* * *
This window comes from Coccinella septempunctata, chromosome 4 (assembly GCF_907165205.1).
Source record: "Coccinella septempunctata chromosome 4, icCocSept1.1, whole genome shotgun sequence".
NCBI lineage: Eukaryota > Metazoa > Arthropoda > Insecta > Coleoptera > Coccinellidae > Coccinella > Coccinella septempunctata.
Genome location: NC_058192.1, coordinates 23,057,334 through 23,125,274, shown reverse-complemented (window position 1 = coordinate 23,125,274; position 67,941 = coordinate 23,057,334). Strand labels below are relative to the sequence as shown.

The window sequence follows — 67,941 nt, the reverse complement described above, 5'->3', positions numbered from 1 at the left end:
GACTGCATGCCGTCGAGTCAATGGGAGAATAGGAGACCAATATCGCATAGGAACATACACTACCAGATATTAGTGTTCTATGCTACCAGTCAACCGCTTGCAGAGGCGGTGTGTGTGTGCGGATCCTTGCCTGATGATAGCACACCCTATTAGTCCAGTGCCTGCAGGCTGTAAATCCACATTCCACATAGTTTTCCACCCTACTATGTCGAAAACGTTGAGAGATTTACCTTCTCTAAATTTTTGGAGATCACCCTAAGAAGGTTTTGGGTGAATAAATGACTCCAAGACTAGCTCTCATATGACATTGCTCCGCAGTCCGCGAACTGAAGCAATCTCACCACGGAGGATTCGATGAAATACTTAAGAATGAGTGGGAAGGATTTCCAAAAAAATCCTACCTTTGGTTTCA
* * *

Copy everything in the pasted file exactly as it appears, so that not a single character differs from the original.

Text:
This window comes from Coccinella septempunctata, chromosome 4 (assembly GCF_907165205.1).
Source record: "Coccinella septempunctata chromosome 4, icCocSept1.1, whole genome shotgun sequence".
NCBI lineage: Eukaryota > Metazoa > Arthropoda > Insecta > Coleoptera > Coccinellidae > Coccinella > Coccinella septempunctata.
Genome location: NC_058192.1, coordinates 23,057,334 through 23,125,274, shown reverse-complemented (window position 1 = coordinate 23,125,274; position 67,941 = coordinate 23,057,334). Strand labels below are relative to the sequence as shown.

The window sequence follows — 67,941 nt, the reverse complement described above, 5'->3', positions numbered from 1 at the left end:
GACTGCATGCCGTCGAGTCAATGGGAGAATAGGAGACCAATATCGCATAGGAACATACACTACCAGATATTAGTGTTCTATGCTACCAGTCAACCGCTTGCAGAGGCGGTGTGTGTGTGCGGATCCTTGCCTGATGATAGCACACCCTATTAGTCCAGTGCCTGCAGGCTGTAAATCCACATTCCACATAGTTTTCCACCCTACTATGTCGAAAACGTTGAGAGATTTACCTTCTCTAAATTTTTGGAGATCACCCTAAGAAGGTTTTGGGTGAATAAATGACTCCAAGACTAGCTCTCATATGACATTGCTCCGCAGTCCGCGAACTGAAGCAATCTCACCACGGAGGATTCGATGAAATACTTAAGAATGAGTGGGAAGGATTTCCAAAAAAATCCTACCTTTGGTTTCA